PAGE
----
Hanovia units are not capable of being mounted vertically. However, with ETS units you can. If an ETS unit is installed vertically though, the flow of the water should go up. If flow goes down in a vertical mount, there’s possibility that air can get in the line and overheat a lamp.
Triogen is UL listed, NSF approved, medium pressure system manufactured in Scotland. Their first unit was installed in 1997. The system uses an inductive ballast rather than a transformer. Hanovia is the only manufacturer using transformer. Triogen previously lost the bulk of their reps to ETS but is currently working to get distribution in all 50 states. Bulb life warranty 2000 prorated to 8,000 hours. Hanovia is prorated to 4,000 hours.
Astral has recently introduced an NSF-listed UV system that Acapulco seems to be providing. It was reported by Tim Warren that the system guarantees combined chloramines to be held below 0.4 ppm. There are 55 currently installed worldwide and none so far in the United States (January 2008). The units cost between $13,000 and $30,000 and come with a five-year warranty. The bulb is rated for 4000 hours and is recommended to be changed at 50% effectiveness. The cost for a replacement bulb is between $500 and $800.
For UV systems that utilize multiple bulbs, when any one of the lamps fails, the system is basically ineffective because the loss of only one bulb results in an exponential loss of dosage inside the cell.
The UV system will provide a UV “dose” of 60mJ/cm2 at the end of lamp life which is the minimum for chloramine destruction. A dose of 30 mJ/cm2 is the minimum for effective destruction of pathogens.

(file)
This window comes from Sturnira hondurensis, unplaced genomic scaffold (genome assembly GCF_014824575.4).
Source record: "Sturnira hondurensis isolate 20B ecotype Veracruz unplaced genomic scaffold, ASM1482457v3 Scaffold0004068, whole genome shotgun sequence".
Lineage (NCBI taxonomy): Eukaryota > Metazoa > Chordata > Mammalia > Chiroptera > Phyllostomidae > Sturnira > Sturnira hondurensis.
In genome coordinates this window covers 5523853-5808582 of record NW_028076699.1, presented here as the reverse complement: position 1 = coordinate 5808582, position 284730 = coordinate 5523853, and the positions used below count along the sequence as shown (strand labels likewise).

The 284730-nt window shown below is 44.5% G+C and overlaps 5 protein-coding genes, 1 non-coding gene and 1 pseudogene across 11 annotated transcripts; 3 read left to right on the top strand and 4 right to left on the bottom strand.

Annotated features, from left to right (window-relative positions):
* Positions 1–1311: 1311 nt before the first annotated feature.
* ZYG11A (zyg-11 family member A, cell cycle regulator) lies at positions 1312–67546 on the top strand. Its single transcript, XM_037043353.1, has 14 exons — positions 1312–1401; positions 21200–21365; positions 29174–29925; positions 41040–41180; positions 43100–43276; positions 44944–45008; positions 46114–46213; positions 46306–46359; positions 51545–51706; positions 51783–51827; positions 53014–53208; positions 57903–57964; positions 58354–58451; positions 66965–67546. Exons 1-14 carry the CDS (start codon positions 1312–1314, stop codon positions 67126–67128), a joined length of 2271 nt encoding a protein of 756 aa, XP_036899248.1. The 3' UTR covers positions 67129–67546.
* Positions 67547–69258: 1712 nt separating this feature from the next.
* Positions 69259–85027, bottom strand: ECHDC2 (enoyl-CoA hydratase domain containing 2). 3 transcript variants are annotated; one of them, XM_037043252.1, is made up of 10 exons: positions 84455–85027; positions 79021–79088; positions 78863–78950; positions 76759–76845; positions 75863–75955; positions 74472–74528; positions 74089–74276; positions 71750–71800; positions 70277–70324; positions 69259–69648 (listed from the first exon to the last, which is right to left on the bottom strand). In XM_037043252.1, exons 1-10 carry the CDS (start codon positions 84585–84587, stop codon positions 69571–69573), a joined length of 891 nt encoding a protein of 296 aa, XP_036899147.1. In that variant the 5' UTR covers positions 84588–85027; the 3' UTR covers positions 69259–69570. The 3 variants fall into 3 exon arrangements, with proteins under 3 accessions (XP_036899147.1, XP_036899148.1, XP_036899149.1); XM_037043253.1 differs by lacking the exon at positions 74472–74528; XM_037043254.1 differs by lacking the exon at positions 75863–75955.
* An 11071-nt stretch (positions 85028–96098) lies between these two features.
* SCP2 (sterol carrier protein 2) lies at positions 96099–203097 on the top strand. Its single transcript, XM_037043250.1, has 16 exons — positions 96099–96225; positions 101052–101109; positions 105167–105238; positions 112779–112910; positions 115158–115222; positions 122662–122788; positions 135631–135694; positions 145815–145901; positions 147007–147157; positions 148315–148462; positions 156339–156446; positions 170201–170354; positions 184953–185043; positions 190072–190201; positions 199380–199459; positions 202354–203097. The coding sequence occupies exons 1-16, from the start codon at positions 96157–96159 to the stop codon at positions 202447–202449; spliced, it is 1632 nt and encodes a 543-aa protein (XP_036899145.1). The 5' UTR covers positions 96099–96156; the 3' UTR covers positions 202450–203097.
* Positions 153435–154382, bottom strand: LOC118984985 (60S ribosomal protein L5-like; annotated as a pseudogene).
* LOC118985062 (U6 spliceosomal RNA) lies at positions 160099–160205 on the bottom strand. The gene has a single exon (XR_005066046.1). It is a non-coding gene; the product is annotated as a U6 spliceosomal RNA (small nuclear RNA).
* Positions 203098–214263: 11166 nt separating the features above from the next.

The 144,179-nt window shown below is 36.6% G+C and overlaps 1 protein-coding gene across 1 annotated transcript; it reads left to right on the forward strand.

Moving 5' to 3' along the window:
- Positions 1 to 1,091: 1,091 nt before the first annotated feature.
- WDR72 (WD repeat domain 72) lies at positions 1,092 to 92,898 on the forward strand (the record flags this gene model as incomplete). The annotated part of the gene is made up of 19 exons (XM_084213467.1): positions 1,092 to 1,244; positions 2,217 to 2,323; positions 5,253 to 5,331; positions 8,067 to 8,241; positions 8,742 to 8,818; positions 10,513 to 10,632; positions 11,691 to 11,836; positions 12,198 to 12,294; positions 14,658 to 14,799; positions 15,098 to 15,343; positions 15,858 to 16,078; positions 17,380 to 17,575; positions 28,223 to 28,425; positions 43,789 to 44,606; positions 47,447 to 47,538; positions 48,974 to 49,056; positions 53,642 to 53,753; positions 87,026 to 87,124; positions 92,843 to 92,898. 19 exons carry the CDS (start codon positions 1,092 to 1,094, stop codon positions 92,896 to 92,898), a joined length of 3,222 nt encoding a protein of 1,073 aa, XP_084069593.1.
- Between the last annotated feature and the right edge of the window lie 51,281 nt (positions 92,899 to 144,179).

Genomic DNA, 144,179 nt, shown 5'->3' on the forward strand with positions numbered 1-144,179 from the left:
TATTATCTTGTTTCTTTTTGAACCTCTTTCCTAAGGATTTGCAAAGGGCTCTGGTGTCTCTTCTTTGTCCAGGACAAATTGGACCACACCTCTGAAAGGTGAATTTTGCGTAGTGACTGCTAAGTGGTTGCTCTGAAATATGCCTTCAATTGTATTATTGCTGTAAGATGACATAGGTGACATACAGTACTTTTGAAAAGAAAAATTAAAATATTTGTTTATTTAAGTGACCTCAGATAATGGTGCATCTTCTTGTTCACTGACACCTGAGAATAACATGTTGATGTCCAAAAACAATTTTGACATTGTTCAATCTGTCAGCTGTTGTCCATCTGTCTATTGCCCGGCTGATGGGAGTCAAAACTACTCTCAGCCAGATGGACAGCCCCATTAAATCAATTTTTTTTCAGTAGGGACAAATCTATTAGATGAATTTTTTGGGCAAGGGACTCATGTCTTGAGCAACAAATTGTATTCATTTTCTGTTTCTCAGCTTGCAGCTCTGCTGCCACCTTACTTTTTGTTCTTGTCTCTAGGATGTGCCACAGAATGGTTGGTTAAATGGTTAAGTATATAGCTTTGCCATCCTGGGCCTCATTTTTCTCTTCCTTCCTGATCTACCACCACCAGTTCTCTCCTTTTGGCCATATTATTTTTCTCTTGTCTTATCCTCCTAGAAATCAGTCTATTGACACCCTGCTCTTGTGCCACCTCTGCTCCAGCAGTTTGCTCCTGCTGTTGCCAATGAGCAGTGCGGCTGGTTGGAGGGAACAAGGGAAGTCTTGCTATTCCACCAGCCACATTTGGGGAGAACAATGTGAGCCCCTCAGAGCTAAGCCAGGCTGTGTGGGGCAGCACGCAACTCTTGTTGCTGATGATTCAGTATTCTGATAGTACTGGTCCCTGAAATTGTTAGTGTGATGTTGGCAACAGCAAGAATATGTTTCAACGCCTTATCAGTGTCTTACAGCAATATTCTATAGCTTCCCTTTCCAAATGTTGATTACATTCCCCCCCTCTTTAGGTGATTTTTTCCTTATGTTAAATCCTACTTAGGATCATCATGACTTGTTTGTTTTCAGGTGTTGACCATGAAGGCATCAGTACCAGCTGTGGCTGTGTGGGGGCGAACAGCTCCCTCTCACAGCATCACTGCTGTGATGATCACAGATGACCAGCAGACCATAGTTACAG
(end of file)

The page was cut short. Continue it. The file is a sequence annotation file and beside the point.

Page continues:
Chloramines reduction: < 0.2ppm. CH’s spec requires UV manufacturers to guarantee the unit will maintain chloramines below 0.3ppm. This give the manufacturers a little room above what the unit should be capable of and still meets the PoolPak warranty requirement to protect the equipment. Hanovia is willing to guarantee this on all units which is why they are the basis for design. Other manufacturers have made similar claims, but may give push back when asked to “guarantee” the performance of their unit.
Disinfection: > 99.99% for Cryptosporidium and E. coli.
Siemens has over 500 units installed dating back to 2003. Counsilman -Hunsaker specifies the Siemens Barrier M ultraviolet system and details are based upon this unit. Electrical coordination of the Barrier M unit is included in the MEP Coordination document.
The Siemens Barrier M system shall be designed to deliver a Reduction Equivalent Dose (RED) of 600 mJ/cm2 for indoor pools and 400 mJ/cm2 for outdoor pools based on the end of lamp lifetime (70% of specified new lamp output according to NSF).
Counsilman-Hunsaker specifies units to have automatic wiper to clean the quartz sleeve. This is critical with medium pressure UV units because the high operating temperature can require cleaning of the sleeve several times per day. The smallest unit from Siemens (model M35) does not have automatic wiper and should not be specified or accepted.
The heat discharged from UV system to the mechanical room space should be calculated at 10% of the full system load. Taking two ETS units as examples: